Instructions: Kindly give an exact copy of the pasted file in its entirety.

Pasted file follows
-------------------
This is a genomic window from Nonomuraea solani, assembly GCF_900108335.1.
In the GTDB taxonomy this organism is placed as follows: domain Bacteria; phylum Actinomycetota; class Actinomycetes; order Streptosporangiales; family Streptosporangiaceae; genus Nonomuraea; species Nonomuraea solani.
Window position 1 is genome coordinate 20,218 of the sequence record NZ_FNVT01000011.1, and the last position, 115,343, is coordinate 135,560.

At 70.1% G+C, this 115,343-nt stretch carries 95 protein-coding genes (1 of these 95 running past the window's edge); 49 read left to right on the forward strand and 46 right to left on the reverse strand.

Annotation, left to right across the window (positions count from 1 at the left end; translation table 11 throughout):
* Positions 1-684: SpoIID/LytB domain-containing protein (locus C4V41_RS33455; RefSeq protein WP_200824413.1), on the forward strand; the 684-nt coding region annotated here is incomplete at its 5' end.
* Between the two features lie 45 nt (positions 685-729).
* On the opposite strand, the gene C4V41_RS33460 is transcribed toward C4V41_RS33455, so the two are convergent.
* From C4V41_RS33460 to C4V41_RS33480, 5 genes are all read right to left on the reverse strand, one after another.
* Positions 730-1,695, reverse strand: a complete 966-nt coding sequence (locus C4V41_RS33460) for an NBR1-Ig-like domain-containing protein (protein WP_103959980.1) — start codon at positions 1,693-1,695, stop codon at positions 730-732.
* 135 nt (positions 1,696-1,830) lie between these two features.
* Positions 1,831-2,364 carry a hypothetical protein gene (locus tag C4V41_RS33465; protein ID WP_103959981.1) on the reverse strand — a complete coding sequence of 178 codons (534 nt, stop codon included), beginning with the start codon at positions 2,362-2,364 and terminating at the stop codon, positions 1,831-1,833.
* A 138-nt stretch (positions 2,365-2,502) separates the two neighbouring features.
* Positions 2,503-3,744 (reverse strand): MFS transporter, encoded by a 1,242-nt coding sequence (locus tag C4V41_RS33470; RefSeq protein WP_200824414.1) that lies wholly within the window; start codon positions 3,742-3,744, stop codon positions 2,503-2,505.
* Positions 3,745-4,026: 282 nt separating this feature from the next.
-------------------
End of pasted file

This is a genomic window from Nonomuraea solani, assembly GCF_900108335.1.
In the GTDB taxonomy this organism is placed as follows: domain Bacteria; phylum Actinomycetota; class Actinomycetes; order Streptosporangiales; family Streptosporangiaceae; genus Nonomuraea; species Nonomuraea solani.
Window position 1 is genome coordinate 20,218 of the sequence record NZ_FNVT01000011.1, and the last position, 115,343, is coordinate 135,560.

At 70.1% G+C, this 115,343-nt stretch carries 95 protein-coding genes (1 of these 95 running past the window's edge); 49 read left to right on the forward strand and 46 right to left on the reverse strand.

Annotation, left to right across the window (positions count from 1 at the left end; translation table 11 throughout):
* Positions 1-684: SpoIID/LytB domain-containing protein (locus C4V41_RS33455; RefSeq protein WP_200824413.1), on the forward strand; the 684-nt coding region annotated here is incomplete at its 5' end.
* Between the two features lie 45 nt (positions 685-729).
* On the opposite strand, the gene C4V41_RS33460 is transcribed toward C4V41_RS33455, so the two are convergent.
* From C4V41_RS33460 to C4V41_RS33480, 5 genes are all read right to left on the reverse strand, one after another.
* Positions 730-1,695, reverse strand: a complete 966-nt coding sequence (locus C4V41_RS33460) for an NBR1-Ig-like domain-containing protein (protein WP_103959980.1) — start codon at positions 1,693-1,695, stop codon at positions 730-732.
* 135 nt (positions 1,696-1,830) lie between these two features.
* Positions 1,831-2,364 carry a hypothetical protein gene (locus tag C4V41_RS33465; protein ID WP_103959981.1) on the reverse strand — a complete coding sequence of 178 codons (534 nt, stop codon included), beginning with the start codon at positions 2,362-2,364 and terminating at the stop codon, positions 1,831-1,833.
* A 138-nt stretch (positions 2,365-2,502) separates the two neighbouring features.
* Positions 2,503-3,744 (reverse strand): MFS transporter, encoded by a 1,242-nt coding sequence (locus tag C4V41_RS33470; RefSeq protein WP_200824414.1) that lies wholly within the window; start codon positions 3,742-3,744, stop codon positions 2,503-2,505.
* Positions 3,745-4,026: 282 nt separating this feature from the next.